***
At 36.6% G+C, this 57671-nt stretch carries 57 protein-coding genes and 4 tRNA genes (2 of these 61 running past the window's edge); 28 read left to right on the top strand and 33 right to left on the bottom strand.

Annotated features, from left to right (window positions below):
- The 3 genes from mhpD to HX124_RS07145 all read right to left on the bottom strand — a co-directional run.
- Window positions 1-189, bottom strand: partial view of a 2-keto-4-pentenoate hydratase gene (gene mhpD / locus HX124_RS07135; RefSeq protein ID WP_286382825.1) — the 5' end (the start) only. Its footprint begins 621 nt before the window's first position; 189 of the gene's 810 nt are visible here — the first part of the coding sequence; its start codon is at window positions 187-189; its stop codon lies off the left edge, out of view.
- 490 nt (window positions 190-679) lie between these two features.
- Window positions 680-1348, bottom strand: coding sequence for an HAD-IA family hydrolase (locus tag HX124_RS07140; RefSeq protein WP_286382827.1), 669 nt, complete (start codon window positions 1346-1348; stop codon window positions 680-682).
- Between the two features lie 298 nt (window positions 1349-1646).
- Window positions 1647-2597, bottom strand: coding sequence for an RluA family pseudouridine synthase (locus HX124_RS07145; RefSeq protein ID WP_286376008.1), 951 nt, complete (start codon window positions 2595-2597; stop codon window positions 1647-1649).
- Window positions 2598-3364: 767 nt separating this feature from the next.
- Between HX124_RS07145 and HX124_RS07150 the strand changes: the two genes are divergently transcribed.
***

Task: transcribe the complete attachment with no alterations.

At 36.6% G+C, this 57671-nt stretch carries 57 protein-coding genes and 4 tRNA genes (2 of these 61 running past the window's edge); 28 read left to right on the top strand and 33 right to left on the bottom strand.

Annotated features, from left to right (window positions below):
- The 3 genes from mhpD to HX124_RS07145 all read right to left on the bottom strand — a co-directional run.
- Window positions 1-189, bottom strand: partial view of a 2-keto-4-pentenoate hydratase gene (gene mhpD / locus HX124_RS07135; RefSeq protein ID WP_286382825.1) — the 5' end (the start) only. Its footprint begins 621 nt before the window's first position; 189 of the gene's 810 nt are visible here — the first part of the coding sequence; its start codon is at window positions 187-189; its stop codon lies off the left edge, out of view.
- 490 nt (window positions 190-679) lie between these two features.
- Window positions 680-1348, bottom strand: coding sequence for an HAD-IA family hydrolase (locus tag HX124_RS07140; RefSeq protein WP_286382827.1), 669 nt, complete (start codon window positions 1346-1348; stop codon window positions 680-682).
- Between the two features lie 298 nt (window positions 1349-1646).
- Window positions 1647-2597, bottom strand: coding sequence for an RluA family pseudouridine synthase (locus HX124_RS07145; RefSeq protein ID WP_286376008.1), 951 nt, complete (start codon window positions 2595-2597; stop codon window positions 1647-1649).
- Window positions 2598-3364: 767 nt separating this feature from the next.
- Between HX124_RS07145 and HX124_RS07150 the strand changes: the two genes are divergently transcribed.